A statue of Penn State University head football coach Joe Paterno is seen outside of Beaver Stadium on November 8, 2011 in University Park, Pennsylvania.
Hard to watch, now, isn’t it? Nobody ever thought just the sight of those bland Penn State uniforms and that craggy guy with the Poindexter glasses on the sideline could make skin crawl.
The results of the games don’t matter. Whether it’s the University of Miami upsetting No. 1 Penn State in 1981, the reverse in the Fiesta Bowl five years later or Penn State scoring 48 unanswered points to clobber the best of Dan Marino’s Pitt teams, when those games flash across ESPN Classic or The Big Ten Network, the stomach sinks.
Just seeing a Joe Paterno-coached Penn State team is a reminder of how complicit everybody was in what went on in Happy Valley (hard to say that without sneering).
The Freeh Report on Penn State’s handling of the Jerry Sandusky scandal, an investigation headed by former FBI director Louis Freeh released Thursday, didn’t beat a dead horse. It beat a dead horse’s ass by removing doubt about Paterno’s role in his former assistant’s continued sexual abuse of children. It pointed fingers, but not just at Paterno, also at former university president Graham Spanier, senior vice president for finance and business Gary Schultz and athletic director Timothy Curley.
All abused their power. Paterno possessed the most. But who gave Paterno that much juice? He’s a football coach. He’s the director of an extracurricular activity.
But the opiate of the masses that is big-time college-affiliated sports morphed Paterno into a drug kingpin, a Nino Brown empowered by those who crave the short euphoric crack hits he and his “soldiers” provide 12 times a year (13 with a bowl game). And when he found out one of his lieutenants went a little too dark, Paterno helped keep that man and his actions in the dark. He protected his pal, his program and his power.
Hard to look at that 1986 Sports Illustrated Sportsman of the Year issue, too. There’s Paterno on the cover, portrayed as the symbol of all that’s good and right in college-affiliated sports. SMU sat in the NCAA’s electric chair. UM strutted and sneered at opponents, tradition and college football hypocrisy. Oklahoma All-American linebacker Brian Bosworth had been suspended for the Orange Bowl. Paterno’s selection couldn’t have been clearer commentary by the usually more irreverent Sports Illustrated.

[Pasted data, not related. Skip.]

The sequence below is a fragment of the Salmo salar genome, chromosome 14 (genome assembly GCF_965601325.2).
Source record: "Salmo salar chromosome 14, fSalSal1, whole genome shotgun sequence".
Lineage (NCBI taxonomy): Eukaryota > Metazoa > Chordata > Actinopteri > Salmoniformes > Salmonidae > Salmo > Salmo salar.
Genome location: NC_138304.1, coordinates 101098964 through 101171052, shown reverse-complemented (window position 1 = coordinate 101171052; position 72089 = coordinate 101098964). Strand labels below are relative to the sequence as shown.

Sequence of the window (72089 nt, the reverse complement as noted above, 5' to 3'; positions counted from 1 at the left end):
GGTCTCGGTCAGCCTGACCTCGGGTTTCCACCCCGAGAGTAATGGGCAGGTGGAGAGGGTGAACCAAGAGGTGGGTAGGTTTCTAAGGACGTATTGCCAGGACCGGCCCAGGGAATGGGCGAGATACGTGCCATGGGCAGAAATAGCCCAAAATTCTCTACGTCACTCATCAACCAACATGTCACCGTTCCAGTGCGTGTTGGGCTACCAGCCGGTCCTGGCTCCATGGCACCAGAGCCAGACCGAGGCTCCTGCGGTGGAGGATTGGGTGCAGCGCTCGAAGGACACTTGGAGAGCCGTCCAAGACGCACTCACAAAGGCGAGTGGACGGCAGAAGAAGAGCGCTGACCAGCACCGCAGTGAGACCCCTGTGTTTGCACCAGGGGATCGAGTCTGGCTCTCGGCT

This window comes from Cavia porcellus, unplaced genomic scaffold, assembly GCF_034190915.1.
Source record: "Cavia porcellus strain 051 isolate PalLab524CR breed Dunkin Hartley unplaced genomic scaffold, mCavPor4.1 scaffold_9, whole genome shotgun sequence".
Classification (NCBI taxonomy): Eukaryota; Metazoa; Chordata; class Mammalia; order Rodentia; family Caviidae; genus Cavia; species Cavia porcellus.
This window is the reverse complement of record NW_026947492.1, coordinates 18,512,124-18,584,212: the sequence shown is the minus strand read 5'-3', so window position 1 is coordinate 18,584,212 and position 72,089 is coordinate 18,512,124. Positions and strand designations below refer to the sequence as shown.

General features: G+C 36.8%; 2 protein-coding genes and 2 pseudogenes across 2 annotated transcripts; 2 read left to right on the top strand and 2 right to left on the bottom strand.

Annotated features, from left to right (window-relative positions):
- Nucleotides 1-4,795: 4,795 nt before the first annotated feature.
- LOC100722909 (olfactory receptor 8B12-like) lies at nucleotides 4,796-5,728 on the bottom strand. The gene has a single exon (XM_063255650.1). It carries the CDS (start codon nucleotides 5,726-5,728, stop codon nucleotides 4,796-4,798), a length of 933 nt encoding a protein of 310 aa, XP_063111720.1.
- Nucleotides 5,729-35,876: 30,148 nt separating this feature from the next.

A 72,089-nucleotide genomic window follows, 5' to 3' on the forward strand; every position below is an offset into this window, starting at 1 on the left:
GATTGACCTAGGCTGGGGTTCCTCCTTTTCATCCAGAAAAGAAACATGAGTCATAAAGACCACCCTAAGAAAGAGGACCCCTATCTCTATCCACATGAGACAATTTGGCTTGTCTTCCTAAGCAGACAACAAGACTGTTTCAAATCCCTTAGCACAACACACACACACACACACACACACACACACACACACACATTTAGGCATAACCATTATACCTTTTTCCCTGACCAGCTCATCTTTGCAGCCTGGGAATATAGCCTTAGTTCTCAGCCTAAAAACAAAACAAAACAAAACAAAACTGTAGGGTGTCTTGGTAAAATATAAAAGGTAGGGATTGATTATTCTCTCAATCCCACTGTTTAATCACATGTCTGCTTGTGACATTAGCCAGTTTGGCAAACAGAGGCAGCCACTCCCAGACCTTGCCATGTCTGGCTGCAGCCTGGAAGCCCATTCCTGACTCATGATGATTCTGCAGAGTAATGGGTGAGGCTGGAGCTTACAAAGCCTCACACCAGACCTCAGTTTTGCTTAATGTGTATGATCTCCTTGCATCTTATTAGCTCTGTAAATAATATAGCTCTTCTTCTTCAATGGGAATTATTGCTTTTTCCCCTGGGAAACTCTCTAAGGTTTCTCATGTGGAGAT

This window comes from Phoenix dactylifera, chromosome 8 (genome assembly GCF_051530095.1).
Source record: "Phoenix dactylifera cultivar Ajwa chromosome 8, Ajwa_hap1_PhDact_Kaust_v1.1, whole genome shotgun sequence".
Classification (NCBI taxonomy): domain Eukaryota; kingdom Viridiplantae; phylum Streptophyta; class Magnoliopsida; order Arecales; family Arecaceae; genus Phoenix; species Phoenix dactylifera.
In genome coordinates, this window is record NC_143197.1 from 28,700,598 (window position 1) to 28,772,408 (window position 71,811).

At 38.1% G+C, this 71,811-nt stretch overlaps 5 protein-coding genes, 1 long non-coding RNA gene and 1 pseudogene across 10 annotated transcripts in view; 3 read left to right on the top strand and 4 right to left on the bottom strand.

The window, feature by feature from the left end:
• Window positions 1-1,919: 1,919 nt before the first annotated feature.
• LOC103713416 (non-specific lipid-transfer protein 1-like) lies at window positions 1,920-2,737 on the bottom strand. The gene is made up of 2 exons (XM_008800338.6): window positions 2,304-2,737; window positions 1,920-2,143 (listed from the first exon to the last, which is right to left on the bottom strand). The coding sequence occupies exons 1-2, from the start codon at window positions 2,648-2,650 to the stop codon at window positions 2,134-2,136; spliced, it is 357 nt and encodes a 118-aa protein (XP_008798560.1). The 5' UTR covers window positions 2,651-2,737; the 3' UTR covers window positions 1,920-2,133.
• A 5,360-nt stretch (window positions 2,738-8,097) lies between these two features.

Pete Rose, 1975 Sportsman of the Year, bet on baseball. John Wooden, who shared the 1972 honor with Billie Jean King, looked the other way while boosters helped garner UCLA’s fantastic talent. They and other golden calves named Sportsman of the Year just make you shake your head. They don’t make you shake in anger.
My colleague Dan LeBatard is fond of saying none of us would like to be known by our worst moment. He’s right. Certainly, many young men left Paterno’s program better than when they entered. Many men and women, young and old, benefitted from Paterno’s support of the elements that make a university an institution of higher learning.
John Gotti and Frankie Carbo did good works, too.
The problem for Paterno’s legacy is it isn’t just one moment. The Freeh Report made clear it was a series of moments, a continued reaffirmation of a bad decision to protect a predatory friend over his targets. Paterno repeatedly enabled a serial killer of children’s souls.
A father and a grandfather, Paterno should have been struck into quivering fury once he heard the 1998 accusations against Sandusky. You would think a guy nicknamed “JoePa” would have used the political muscle gained from all those 10-win seasons to buffalo into the driver’s seat, bulldoze any investigation to its truthful end, then act decisively on that truth.
Instead, the Freeh Report says, Curley emailed Schultz, “Anything new in this department? Coach is anxious to know where it stands.”
Well, then, Coach should have picked up the phone himself or walked his happy butt across some Happy Valley real estate and engaged in some “what’s the deal?” face time. A horrific act performed on a child got treated like the construction of a weight-room addition.
Which reminds me: how are ye who acted damned fools over a football coach being fired? Did the cars you turned over, the fires you started, that all still seem like it was a good idea? If you don’t feel a wee bit moronic now, please leave Penn State before your presence harms the school’s educational reputation.
You managed to outdo the idiots at my alma mater, Indiana University, who tore up campus landmarks after basketball coach Bob Knight got fired. Knight reigned in Bloomington the way Paterno did in Happy Valley and, way back when, Ohio State football institution Woody Hayes did in Columbus.
Hayes went down on losing to Michigan three times in a row and an act of violence, punching Clemson’s Charlie Bauman in the 1978 Gator Bowl. Knight’s friends worried he would go out like Hayes. Sure enough, Knight went down on lackluster records and an act of violence, choking player Neil Reed, then grabbing a student he believed spoke disrespectfully to him.
Now, Paterno goes down protecting acts of sexual violence. There’s a lesson in this trend about campus kings.
We’ll be reminded of it with every mention of Paterno and Penn State. Hopefully, we’ll hear it over the ecstasy of the latest hit.